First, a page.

Earlier this year, Yianni Sourovelis, 22, was arrested for possessing $40 worth of heroin, his first criminal offense. Several weeks later, police and representatives of the district attorney's office showed up at Sourovelis' parents' house in the Philadelphia suburbs and told them they were being evicted.
According to Markella Sourovelis, Yianni's mother, the officers who arrived began screwing doors shut, shutting off electricity, and telling the family their home would be gutted after it was seized by the state. The elder Sourovelises had committed no crimes, but were victims of Pennsylvania's civil forfeiture law, which allowed the city district attorney to take custody of the home just because it believed it was being used to sell drugs, without a trial or other proof of wrongdoing. It is worth repeating, perhaps, that this was Yianni's first offense.
Philadelphia officials seized more than 1,000 houses, about 3,300 vehicles and $44 million in cash, totaling $64 million in civil forfeitures over a 10-year period, according to the lawsuit.
The very authorities taking the property appear to be profiting from it, according to Pennsylvania state records. The Pennsylvania Attorney General's office says about $7 million went straight to the salaries for the Philadelphia District Attorney's office and the police department in just three years. In that same time period, records show the D.A.'s office spent no money on community-based drug and crime-fighting programs, according to the Philadelphia AG's office.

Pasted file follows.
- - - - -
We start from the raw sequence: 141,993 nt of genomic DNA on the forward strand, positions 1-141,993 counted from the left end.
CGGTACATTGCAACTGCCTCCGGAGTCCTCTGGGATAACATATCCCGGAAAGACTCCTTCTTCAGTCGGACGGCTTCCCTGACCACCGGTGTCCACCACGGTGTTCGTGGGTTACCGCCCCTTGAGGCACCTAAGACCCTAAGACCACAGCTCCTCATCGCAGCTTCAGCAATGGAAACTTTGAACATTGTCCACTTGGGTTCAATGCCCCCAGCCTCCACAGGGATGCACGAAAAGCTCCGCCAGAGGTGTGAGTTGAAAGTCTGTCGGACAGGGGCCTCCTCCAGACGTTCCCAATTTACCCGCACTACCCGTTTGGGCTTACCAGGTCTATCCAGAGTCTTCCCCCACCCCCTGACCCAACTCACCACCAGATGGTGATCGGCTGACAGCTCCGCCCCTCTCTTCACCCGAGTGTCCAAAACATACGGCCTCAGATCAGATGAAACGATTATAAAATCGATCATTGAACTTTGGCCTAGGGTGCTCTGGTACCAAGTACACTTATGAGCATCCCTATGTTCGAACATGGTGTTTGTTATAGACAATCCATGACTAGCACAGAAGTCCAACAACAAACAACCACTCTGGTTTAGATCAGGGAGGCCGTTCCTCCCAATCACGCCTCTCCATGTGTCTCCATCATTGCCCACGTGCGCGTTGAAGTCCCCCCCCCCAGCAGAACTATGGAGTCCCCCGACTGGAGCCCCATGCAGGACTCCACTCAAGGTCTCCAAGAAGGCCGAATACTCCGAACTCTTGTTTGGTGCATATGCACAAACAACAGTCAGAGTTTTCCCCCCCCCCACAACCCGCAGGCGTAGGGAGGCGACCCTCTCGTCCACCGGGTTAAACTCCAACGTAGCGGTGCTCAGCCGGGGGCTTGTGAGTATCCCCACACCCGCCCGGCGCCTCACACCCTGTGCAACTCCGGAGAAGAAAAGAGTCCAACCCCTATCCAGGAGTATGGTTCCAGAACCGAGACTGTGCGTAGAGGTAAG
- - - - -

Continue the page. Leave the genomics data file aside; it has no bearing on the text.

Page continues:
Eventually, the Sourovelises were allowed back into their home, with the caveat that Yianni no longer be allowed to live there. Markella Sourovelis told CNN:
"To me I'm home, but I feel violated at this point. I'm doing things in my house, but I worry is it always going to be my house? Are they going to take it one day like that?"
Civil forfeiture can happen anywhere, but is particularly prevalent in Philadelphia. The Sourovelis family is currently participating in a federal class-action lawsuit against the city aimed at curtailing alleged abuse of the law.
[Image via CNN]